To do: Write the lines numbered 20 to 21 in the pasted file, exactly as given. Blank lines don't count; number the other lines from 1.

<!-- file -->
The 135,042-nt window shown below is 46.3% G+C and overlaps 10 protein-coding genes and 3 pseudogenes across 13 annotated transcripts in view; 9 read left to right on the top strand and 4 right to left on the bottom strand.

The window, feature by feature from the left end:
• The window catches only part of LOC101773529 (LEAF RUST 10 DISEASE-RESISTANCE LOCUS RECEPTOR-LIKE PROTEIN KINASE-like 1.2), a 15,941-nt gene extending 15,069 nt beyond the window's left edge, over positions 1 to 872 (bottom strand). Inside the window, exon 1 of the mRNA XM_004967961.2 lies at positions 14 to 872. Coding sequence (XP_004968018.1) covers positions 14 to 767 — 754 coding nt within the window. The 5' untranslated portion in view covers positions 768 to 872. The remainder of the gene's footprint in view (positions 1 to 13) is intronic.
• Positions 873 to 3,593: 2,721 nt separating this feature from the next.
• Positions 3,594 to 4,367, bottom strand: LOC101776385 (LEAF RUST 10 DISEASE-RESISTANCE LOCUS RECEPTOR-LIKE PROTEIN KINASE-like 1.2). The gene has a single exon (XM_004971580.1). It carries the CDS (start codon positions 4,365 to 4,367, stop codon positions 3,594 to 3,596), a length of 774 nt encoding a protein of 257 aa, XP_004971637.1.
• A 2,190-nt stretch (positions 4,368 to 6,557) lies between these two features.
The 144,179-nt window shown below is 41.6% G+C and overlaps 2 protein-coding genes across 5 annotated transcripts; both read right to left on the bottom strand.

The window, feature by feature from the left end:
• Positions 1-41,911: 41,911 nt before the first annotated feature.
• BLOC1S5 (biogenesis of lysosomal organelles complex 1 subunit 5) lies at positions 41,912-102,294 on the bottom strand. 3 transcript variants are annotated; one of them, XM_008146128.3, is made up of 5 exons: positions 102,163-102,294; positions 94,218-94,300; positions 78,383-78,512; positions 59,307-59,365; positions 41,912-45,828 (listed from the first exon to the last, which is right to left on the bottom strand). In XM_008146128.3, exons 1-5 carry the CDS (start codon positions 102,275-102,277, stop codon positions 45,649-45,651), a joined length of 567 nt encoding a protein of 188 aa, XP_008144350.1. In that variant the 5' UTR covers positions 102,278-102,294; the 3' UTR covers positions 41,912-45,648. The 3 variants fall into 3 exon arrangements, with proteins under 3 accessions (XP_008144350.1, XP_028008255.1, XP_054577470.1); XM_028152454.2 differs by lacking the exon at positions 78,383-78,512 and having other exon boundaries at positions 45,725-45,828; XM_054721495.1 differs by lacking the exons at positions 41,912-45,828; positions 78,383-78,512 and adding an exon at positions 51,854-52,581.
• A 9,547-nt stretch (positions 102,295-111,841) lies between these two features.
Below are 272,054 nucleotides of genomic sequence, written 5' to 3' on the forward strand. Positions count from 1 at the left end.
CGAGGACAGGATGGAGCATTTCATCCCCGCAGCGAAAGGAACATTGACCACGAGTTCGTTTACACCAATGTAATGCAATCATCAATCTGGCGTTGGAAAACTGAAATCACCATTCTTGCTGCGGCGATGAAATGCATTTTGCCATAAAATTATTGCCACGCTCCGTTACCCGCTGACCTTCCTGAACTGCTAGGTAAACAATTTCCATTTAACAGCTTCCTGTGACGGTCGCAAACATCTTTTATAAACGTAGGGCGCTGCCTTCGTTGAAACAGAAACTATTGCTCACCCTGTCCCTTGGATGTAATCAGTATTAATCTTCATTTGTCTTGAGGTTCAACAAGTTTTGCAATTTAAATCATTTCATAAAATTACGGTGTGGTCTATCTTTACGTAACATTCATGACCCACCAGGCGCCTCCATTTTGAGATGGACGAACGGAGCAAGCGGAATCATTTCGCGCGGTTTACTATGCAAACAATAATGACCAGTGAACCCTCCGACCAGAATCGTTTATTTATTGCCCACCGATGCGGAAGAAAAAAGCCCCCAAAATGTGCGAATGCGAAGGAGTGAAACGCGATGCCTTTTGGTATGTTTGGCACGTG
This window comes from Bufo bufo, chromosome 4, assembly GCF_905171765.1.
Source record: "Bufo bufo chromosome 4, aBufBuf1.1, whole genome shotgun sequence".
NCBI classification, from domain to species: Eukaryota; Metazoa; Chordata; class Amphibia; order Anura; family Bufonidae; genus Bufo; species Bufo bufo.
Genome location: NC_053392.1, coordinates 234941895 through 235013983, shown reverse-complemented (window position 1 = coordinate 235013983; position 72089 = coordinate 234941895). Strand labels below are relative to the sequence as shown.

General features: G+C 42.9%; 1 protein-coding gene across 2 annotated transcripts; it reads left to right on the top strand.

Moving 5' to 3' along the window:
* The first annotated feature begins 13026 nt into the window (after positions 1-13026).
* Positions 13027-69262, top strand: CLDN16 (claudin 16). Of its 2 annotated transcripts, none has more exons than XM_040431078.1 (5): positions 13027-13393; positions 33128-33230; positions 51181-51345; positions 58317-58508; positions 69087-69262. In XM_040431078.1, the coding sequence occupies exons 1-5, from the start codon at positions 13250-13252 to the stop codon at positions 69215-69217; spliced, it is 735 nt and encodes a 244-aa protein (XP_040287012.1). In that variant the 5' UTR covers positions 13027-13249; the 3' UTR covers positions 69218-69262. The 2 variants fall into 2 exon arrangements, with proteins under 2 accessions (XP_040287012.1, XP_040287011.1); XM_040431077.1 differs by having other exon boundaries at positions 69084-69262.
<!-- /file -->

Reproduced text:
* The first annotated feature begins 13026 nt into the window (after positions 1-13026).
* Positions 13027-69262, top strand: CLDN16 (claudin 16). Of its 2 annotated transcripts, none has more exons than XM_040431078.1 (5): positions 13027-13393; positions 33128-33230; positions 51181-51345; positions 58317-58508; positions 69087-69262. In XM_040431078.1, the coding sequence occupies exons 1-5, from the start codon at positions 13250-13252 to the stop codon at positions 69215-69217; spliced, it is 735 nt and encodes a 244-aa protein (XP_040287012.1). In that variant the 5' UTR covers positions 13027-13249; the 3' UTR covers positions 69218-69262. The 2 variants fall into 2 exon arrangements, with proteins under 2 accessions (XP_040287012.1, XP_040287011.1); XM_040431077.1 differs by having other exon boundaries at positions 69084-69262.